There should always be some fraction of all of us Americans, by the mere fact of any understanding of race that we are bound to it. But for me, to look at class is the simplest solution. Naturally this position betrays my interpretation of the predations of racism. What I would loathe the most of racism would be its ability to eliminate all class distinction between myself and those I would be associated with by race. Or put simply that any class distinction I aspire to in the larger society would always be qualified by my race. Yet this is the same bucket I volunteered into and projected onto black America with my five layer cake of projects, ghetto, hood, burb and hill. I should say that there is a Talented Tenth prerogative buried in that which elevates in class among blacks that is not considered significant to class in the larger society, ie the distictions between black fraternities or black undergraduate schools. What difference does it make to be called King of the Jews in the eyes of crucifying Romans? It matters if you really care to be King of the Jews, and enforce that standing with Jews. So it matters what kind of black American you are if you intend to stand tall as one projecting such status over the rest, as I said - a Talented Tenth prerogative.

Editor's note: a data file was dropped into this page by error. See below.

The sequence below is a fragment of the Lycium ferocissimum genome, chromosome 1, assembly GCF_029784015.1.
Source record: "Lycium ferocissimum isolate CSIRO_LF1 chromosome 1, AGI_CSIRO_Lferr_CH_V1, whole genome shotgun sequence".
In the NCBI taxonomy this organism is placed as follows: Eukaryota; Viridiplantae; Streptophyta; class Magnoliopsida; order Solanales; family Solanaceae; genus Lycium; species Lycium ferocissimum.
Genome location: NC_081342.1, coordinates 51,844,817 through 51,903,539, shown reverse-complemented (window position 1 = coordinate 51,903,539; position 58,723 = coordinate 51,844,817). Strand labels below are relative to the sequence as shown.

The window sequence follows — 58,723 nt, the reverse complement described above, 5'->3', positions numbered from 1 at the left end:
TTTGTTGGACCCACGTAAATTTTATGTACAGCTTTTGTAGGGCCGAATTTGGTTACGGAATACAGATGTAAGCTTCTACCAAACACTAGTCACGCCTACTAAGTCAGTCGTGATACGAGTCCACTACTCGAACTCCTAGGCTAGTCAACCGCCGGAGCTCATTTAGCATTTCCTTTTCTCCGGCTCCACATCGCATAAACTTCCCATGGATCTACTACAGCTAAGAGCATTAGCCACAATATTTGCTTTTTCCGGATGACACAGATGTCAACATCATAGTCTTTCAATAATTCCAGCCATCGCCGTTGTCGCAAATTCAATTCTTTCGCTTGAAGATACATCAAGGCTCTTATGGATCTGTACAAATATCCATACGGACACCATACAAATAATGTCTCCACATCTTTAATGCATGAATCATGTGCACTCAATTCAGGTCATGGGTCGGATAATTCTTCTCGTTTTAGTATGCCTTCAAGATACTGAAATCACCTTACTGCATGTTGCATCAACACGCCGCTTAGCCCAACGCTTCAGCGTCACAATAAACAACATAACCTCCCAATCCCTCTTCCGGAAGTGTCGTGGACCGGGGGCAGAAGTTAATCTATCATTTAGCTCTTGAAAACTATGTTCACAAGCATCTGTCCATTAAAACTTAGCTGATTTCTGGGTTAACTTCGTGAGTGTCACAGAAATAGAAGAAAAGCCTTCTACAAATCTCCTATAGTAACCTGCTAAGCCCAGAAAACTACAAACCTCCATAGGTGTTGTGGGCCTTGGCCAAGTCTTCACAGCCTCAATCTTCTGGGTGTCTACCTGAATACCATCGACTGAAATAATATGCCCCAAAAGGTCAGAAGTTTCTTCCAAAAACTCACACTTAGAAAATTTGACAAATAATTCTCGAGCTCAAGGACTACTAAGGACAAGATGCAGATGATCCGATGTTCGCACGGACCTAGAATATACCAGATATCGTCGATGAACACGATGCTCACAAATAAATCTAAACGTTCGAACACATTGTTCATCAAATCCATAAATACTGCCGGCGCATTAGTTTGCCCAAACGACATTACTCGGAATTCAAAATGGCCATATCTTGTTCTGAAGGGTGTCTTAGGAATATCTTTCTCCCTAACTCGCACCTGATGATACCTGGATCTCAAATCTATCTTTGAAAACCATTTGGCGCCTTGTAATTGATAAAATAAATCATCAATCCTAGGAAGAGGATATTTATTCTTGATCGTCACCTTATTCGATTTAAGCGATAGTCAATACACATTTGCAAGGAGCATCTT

I can recall back in the days when Ron Brown was considered by all to be the most likely first black American President. I went to a conference of the Congressional Black Caucus Foundation where he was the keynote. Around that time, circa 1992, the CBC itself was under attack as not worthy of receiving Congressional funding because of its special interest. Percy Sutton was in attendance among notables, as were personal friends of mine from LA's Black Women's Forum including the recently departed and greatly loved Lilian Mobley - the woman Maxine Waters could have been were she not... well..that's another story. All of those important people were important to black America in that special sense of their figuring in the poltiical calculations that were the vanguard of 'what we as a people should be demanding'. But in the end, the CBC was defunded and all of the politics of the 'digital divide' fell by the wayside. Nobody was disciplining the troops. There might have been true black strategies, but they never materialized.